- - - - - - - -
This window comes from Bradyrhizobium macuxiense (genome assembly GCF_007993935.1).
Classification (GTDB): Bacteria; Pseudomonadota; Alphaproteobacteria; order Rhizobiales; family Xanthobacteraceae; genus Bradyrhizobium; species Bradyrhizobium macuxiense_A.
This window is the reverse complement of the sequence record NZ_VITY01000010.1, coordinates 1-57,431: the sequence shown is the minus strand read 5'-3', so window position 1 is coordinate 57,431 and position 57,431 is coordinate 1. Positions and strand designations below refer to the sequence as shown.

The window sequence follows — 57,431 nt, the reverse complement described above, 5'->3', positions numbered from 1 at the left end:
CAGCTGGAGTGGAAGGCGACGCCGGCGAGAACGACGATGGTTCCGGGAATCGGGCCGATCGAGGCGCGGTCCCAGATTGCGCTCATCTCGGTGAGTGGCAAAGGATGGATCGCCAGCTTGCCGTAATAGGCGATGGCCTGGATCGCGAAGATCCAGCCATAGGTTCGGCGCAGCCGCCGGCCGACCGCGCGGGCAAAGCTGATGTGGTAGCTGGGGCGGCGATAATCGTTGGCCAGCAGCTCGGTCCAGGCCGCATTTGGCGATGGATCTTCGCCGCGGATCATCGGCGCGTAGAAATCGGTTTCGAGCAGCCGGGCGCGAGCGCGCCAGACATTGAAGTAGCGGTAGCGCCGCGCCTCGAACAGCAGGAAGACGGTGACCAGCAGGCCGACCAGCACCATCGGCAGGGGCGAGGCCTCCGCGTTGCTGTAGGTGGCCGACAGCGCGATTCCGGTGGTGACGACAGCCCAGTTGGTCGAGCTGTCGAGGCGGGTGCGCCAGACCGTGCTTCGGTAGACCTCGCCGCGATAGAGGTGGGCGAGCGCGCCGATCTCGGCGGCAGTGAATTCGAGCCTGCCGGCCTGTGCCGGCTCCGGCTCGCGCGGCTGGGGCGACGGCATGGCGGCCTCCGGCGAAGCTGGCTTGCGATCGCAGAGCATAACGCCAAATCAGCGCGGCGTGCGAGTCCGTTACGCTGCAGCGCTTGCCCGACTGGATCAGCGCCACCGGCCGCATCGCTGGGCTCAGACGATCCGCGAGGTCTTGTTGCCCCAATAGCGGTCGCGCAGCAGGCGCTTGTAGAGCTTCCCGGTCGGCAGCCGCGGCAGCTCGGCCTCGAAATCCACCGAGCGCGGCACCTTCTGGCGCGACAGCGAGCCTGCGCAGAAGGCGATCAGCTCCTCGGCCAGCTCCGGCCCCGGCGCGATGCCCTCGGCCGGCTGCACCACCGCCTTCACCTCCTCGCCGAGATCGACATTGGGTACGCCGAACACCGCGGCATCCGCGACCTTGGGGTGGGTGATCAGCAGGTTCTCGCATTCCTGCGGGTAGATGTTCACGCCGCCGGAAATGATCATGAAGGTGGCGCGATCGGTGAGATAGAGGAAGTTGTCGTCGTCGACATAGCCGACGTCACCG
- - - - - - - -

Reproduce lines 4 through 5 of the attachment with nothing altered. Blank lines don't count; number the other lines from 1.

The window sequence follows — 57,431 nt, the reverse complement described above, 5'->3', positions numbered from 1 at the left end:
CAGCTGGAGTGGAAGGCGACGCCGGCGAGAACGACGATGGTTCCGGGAATCGGGCCGATCGAGGCGCGGTCCCAGATTGCGCTCATCTCGGTGAGTGGCAAAGGATGGATCGCCAGCTTGCCGTAATAGGCGATGGCCTGGATCGCGAAGATCCAGCCATAGGTTCGGCGCAGCCGCCGGCCGACCGCGCGGGCAAAGCTGATGTGGTAGCTGGGGCGGCGATAATCGTTGGCCAGCAGCTCGGTCCAGGCCGCATTTGGCGATGGATCTTCGCCGCGGATCATCGGCGCGTAGAAATCGGTTTCGAGCAGCCGGGCGCGAGCGCGCCAGACATTGAAGTAGCGGTAGCGCCGCGCCTCGAACAGCAGGAAGACGGTGACCAGCAGGCCGACCAGCACCATCGGCAGGGGCGAGGCCTCCGCGTTGCTGTAGGTGGCCGACAGCGCGATTCCGGTGGTGACGACAGCCCAGTTGGTCGAGCTGTCGAGGCGGGTGCGCCAGACCGTGCTTCGGTAGACCTCGCCGCGATAGAGGTGGGCGAGCGCGCCGATCTCGGCGGCAGTGAATTCGAGCCTGCCGGCCTGTGCCGGCTCCGGCTCGCGCGGCTGGGGCGACGGCATGGCGGCCTCCGGCGAAGCTGGCTTGCGATCGCAGAGCATAACGCCAAATCAGCGCGGCGTGCGAGTCCGTTACGCTGCAGCGCTTGCCCGACTGGATCAGCGCCACCGGCCGCATCGCTGGGCTCAGACGATCCGCGAGGTCTTGTTGCCCCAATAGCGGTCGCGCAGCAGGCGCTTGTAGAGCTTCCCGGTCGGCAGCCGCGGCAGCTCGGCCTCGAAATCCACCGAGCGCGGCACCTTCTGGCGCGACAGCGAGCCTGCGCAGAAGGCGATCAGCTCCTCGGCCAGCTCCGGCCCCGGCGCGATGCCCTCGGCCGGCTGCACCACCGCCTTCACCTCCTCGCCGAGATCGACATTGGGTACGCCGAACACCGCGGCATCCGCGACCTTGGGGTGGGTGATCAGCAGGTTCTCGCATTCCTGCGGGTAGATGTTCACGCCGCCGGAAATGATCATGAAGGTGGCGCGATCGGTGAGATAGAGGAAGTTGTCGTCGTCGACATAGCCGACGTCACCG